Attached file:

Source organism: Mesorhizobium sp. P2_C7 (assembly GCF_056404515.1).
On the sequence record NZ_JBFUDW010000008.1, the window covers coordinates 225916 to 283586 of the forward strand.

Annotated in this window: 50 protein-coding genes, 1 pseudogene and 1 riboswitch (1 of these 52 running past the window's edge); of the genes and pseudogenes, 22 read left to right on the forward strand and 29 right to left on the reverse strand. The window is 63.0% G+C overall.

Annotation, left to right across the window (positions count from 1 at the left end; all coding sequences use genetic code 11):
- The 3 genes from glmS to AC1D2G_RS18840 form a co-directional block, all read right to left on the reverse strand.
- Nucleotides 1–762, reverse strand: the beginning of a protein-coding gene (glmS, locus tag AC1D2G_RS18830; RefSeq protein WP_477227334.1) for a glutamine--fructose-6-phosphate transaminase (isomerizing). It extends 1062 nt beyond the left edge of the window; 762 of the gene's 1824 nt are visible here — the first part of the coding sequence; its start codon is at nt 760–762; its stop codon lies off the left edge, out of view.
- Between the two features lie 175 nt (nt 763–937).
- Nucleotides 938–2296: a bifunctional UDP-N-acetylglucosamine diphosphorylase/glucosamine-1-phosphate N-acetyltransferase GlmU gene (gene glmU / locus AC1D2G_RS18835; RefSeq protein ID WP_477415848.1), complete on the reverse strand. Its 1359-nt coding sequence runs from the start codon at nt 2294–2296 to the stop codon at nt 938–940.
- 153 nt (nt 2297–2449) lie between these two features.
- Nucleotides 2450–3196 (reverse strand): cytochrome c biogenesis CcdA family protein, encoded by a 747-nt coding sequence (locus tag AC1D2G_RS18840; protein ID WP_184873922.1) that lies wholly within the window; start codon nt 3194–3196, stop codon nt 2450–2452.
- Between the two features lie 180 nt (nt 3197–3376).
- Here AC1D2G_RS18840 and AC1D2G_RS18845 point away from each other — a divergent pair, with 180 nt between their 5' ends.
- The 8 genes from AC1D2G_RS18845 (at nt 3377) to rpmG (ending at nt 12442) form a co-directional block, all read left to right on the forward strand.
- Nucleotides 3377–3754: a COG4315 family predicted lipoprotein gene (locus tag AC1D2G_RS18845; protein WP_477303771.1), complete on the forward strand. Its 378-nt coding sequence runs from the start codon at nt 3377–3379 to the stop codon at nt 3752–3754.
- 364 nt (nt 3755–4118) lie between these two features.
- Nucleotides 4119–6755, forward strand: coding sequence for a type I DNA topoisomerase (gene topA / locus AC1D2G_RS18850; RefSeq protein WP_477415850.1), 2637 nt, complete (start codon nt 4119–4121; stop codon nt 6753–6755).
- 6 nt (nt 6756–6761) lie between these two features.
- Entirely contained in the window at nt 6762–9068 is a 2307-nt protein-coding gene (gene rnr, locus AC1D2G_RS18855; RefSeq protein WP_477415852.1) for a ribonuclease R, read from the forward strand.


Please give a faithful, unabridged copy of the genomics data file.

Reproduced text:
Source organism: Mesorhizobium sp. P2_C7 (assembly GCF_056404515.1).
On the sequence record NZ_JBFUDW010000008.1, the window covers coordinates 225916 to 283586 of the forward strand.

Annotated in this window: 50 protein-coding genes, 1 pseudogene and 1 riboswitch (1 of these 52 running past the window's edge); of the genes and pseudogenes, 22 read left to right on the forward strand and 29 right to left on the reverse strand. The window is 63.0% G+C overall.

Annotation, left to right across the window (positions count from 1 at the left end; all coding sequences use genetic code 11):
- The 3 genes from glmS to AC1D2G_RS18840 form a co-directional block, all read right to left on the reverse strand.
- Nucleotides 1–762, reverse strand: the beginning of a protein-coding gene (glmS, locus tag AC1D2G_RS18830; RefSeq protein WP_477227334.1) for a glutamine--fructose-6-phosphate transaminase (isomerizing). It extends 1062 nt beyond the left edge of the window; 762 of the gene's 1824 nt are visible here — the first part of the coding sequence; its start codon is at nt 760–762; its stop codon lies off the left edge, out of view.
- Between the two features lie 175 nt (nt 763–937).
- Nucleotides 938–2296: a bifunctional UDP-N-acetylglucosamine diphosphorylase/glucosamine-1-phosphate N-acetyltransferase GlmU gene (gene glmU / locus AC1D2G_RS18835; RefSeq protein ID WP_477415848.1), complete on the reverse strand. Its 1359-nt coding sequence runs from the start codon at nt 2294–2296 to the stop codon at nt 938–940.
- 153 nt (nt 2297–2449) lie between these two features.
- Nucleotides 2450–3196 (reverse strand): cytochrome c biogenesis CcdA family protein, encoded by a 747-nt coding sequence (locus tag AC1D2G_RS18840; protein ID WP_184873922.1) that lies wholly within the window; start codon nt 3194–3196, stop codon nt 2450–2452.
- Between the two features lie 180 nt (nt 3197–3376).
- Here AC1D2G_RS18840 and AC1D2G_RS18845 point away from each other — a divergent pair, with 180 nt between their 5' ends.
- The 8 genes from AC1D2G_RS18845 (at nt 3377) to rpmG (ending at nt 12442) form a co-directional block, all read left to right on the forward strand.
- Nucleotides 3377–3754: a COG4315 family predicted lipoprotein gene (locus tag AC1D2G_RS18845; protein WP_477303771.1), complete on the forward strand. Its 378-nt coding sequence runs from the start codon at nt 3377–3379 to the stop codon at nt 3752–3754.
- 364 nt (nt 3755–4118) lie between these two features.
- Nucleotides 4119–6755, forward strand: coding sequence for a type I DNA topoisomerase (gene topA / locus AC1D2G_RS18850; RefSeq protein WP_477415850.1), 2637 nt, complete (start codon nt 4119–4121; stop codon nt 6753–6755).
- 6 nt (nt 6756–6761) lie between these two features.
- Entirely contained in the window at nt 6762–9068 is a 2307-nt protein-coding gene (gene rnr, locus AC1D2G_RS18855; RefSeq protein WP_477415852.1) for a ribonuclease R, read from the forward strand.